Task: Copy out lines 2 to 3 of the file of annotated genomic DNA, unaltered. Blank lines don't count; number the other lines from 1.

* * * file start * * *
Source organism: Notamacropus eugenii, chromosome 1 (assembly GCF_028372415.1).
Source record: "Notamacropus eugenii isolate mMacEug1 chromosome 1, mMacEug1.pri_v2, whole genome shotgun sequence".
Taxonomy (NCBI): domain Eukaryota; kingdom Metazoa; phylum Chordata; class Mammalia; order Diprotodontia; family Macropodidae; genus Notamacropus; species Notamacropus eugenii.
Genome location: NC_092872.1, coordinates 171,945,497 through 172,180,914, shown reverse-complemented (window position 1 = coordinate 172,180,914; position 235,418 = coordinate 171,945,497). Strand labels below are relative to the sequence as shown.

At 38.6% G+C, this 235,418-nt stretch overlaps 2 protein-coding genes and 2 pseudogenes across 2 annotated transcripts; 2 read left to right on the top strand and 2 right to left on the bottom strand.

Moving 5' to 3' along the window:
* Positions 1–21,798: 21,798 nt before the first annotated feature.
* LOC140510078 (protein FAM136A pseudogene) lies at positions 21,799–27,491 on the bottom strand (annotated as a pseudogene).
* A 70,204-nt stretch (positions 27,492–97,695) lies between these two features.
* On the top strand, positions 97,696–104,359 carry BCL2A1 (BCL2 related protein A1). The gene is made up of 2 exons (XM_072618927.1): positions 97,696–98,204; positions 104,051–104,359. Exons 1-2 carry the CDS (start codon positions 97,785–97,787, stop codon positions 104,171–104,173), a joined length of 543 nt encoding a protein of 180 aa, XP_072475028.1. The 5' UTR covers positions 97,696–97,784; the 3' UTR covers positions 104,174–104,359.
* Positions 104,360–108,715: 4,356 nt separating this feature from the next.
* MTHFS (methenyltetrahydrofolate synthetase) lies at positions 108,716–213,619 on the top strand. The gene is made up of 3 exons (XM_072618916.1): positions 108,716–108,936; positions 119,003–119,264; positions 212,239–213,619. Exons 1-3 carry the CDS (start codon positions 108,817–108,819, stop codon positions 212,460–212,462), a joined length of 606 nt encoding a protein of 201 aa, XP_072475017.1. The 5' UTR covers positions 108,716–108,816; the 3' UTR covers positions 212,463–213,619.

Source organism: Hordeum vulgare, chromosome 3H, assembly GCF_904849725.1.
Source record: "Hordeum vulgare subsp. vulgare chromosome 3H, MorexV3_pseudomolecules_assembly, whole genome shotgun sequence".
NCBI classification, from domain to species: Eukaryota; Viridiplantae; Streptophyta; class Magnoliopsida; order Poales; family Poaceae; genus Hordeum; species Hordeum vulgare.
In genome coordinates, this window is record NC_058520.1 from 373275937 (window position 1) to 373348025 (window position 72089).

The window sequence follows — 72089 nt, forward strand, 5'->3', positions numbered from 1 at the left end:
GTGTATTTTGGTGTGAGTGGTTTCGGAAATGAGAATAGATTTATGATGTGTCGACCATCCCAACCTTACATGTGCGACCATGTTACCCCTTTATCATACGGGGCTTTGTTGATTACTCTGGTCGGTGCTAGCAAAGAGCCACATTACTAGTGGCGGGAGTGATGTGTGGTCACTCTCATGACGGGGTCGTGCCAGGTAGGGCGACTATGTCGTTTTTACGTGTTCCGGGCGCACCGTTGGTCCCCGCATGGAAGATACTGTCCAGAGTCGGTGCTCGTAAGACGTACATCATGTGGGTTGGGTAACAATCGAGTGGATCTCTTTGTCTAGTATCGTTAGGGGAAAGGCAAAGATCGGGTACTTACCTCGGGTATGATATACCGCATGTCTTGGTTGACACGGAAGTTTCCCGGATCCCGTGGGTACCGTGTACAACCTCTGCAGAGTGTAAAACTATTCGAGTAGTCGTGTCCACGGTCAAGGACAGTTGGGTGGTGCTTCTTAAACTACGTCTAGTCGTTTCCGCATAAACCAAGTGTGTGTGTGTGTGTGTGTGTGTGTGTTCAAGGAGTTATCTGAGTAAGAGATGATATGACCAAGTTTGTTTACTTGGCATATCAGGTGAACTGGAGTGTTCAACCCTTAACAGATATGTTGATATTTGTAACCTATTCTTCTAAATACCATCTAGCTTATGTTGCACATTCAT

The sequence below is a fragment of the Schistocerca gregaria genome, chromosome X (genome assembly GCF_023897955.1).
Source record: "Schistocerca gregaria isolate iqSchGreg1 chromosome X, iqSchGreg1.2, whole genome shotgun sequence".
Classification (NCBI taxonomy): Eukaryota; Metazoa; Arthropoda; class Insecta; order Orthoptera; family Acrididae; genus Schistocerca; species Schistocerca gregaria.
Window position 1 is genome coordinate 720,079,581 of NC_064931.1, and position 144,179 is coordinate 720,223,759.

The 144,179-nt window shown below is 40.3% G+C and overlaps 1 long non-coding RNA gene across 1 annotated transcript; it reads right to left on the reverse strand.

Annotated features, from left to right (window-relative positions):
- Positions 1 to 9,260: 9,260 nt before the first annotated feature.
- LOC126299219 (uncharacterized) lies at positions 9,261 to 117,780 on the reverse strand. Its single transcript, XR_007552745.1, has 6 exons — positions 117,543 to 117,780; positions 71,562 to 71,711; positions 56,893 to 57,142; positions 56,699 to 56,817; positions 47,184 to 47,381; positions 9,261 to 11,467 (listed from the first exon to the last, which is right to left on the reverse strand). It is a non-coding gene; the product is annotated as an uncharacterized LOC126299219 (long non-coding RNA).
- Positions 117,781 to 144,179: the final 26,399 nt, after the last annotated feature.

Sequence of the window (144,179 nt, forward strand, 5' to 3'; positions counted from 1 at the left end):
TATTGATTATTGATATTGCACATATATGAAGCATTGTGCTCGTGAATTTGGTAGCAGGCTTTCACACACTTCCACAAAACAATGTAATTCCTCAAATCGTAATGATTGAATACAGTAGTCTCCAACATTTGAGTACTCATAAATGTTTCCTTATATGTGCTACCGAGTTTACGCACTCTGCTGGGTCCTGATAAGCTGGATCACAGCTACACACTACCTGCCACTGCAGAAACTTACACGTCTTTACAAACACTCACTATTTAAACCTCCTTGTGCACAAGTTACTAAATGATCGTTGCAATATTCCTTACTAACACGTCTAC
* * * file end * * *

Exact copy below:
Source record: "Notamacropus eugenii isolate mMacEug1 chromosome 1, mMacEug1.pri_v2, whole genome shotgun sequence".
Taxonomy (NCBI): domain Eukaryota; kingdom Metazoa; phylum Chordata; class Mammalia; order Diprotodontia; family Macropodidae; genus Notamacropus; species Notamacropus eugenii.